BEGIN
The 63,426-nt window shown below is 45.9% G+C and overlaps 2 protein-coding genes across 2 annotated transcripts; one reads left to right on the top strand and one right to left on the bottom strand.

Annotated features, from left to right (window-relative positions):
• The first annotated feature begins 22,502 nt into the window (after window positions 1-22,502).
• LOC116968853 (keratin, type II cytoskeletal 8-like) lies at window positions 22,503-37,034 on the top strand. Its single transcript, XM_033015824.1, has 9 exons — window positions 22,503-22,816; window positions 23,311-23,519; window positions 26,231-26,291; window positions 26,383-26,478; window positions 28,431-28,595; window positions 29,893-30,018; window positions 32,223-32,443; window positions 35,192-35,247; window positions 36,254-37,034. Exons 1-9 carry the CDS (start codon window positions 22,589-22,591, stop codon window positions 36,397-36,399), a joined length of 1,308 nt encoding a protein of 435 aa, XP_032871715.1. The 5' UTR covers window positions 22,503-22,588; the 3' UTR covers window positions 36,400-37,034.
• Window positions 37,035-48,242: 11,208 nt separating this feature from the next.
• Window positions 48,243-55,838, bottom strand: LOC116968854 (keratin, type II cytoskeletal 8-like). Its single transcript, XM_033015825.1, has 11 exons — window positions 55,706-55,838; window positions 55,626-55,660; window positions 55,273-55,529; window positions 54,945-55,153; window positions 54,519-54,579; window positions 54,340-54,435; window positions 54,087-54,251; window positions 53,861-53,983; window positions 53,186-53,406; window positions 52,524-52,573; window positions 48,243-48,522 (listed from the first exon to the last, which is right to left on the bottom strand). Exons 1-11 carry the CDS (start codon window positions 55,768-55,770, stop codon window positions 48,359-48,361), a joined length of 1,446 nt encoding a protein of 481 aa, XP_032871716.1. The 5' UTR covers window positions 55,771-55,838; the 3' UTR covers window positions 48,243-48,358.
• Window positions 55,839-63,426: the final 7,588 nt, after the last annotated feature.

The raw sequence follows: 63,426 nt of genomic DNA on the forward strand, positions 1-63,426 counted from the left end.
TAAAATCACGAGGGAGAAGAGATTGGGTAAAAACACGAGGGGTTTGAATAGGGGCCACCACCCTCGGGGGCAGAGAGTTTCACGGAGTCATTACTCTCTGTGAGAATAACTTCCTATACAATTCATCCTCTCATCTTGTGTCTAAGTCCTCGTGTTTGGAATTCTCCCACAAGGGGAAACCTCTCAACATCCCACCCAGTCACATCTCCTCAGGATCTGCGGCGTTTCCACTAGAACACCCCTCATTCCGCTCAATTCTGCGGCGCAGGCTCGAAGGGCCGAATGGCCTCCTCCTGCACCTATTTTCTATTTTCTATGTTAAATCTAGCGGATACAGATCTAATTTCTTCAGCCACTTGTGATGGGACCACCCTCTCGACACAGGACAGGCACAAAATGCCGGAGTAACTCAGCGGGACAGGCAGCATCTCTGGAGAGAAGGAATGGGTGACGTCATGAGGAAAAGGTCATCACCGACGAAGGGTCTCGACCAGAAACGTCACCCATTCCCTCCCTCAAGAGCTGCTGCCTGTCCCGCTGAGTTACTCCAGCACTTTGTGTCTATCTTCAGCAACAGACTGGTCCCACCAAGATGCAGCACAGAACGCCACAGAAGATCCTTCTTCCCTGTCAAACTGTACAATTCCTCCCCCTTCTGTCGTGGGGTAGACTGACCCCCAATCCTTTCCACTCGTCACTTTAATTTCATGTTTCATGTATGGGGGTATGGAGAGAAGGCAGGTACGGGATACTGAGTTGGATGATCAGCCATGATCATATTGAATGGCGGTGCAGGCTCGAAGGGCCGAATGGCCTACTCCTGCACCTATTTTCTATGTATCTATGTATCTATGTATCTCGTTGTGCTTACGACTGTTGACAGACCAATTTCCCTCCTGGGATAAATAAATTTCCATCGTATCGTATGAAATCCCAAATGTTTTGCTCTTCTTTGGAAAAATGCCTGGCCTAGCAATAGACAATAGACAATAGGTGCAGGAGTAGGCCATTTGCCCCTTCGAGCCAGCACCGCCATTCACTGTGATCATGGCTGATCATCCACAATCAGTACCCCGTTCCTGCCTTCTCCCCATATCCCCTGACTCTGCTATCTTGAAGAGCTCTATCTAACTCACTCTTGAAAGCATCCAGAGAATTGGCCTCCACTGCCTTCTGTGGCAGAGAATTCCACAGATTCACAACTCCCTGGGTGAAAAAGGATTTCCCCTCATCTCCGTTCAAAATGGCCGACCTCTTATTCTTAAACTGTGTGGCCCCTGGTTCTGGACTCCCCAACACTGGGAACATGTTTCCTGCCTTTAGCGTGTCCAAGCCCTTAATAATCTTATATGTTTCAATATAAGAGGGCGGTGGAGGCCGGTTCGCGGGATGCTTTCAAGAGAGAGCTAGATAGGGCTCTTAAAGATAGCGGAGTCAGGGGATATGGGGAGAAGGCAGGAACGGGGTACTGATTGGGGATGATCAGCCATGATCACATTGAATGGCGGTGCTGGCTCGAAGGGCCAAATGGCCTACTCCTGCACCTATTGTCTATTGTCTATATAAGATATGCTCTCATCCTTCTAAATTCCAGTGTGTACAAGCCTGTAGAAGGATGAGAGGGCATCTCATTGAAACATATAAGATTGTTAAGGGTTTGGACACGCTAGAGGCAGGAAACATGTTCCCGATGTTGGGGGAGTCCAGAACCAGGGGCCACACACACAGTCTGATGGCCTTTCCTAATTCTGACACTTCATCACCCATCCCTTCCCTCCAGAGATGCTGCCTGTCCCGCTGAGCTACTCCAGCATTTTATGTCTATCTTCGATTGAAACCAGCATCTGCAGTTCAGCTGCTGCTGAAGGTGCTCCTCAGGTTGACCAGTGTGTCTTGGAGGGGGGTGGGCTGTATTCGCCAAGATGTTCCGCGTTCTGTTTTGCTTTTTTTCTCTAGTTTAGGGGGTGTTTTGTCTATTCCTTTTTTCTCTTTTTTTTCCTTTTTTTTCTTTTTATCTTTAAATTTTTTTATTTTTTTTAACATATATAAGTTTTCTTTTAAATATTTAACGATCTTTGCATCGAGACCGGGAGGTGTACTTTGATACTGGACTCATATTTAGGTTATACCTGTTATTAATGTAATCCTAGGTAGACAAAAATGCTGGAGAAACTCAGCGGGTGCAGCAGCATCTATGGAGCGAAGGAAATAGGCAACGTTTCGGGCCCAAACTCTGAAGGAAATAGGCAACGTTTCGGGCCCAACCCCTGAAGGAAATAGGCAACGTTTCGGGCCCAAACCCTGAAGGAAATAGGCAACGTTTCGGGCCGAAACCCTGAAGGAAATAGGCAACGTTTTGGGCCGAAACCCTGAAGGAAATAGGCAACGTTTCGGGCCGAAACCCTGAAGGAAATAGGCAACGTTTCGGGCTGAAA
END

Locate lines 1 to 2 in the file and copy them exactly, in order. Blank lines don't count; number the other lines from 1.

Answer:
The 63,426-nt window shown below is 45.9% G+C and overlaps 2 protein-coding genes across 2 annotated transcripts; one reads left to right on the top strand and one right to left on the bottom strand.

Annotated features, from left to right (window-relative positions):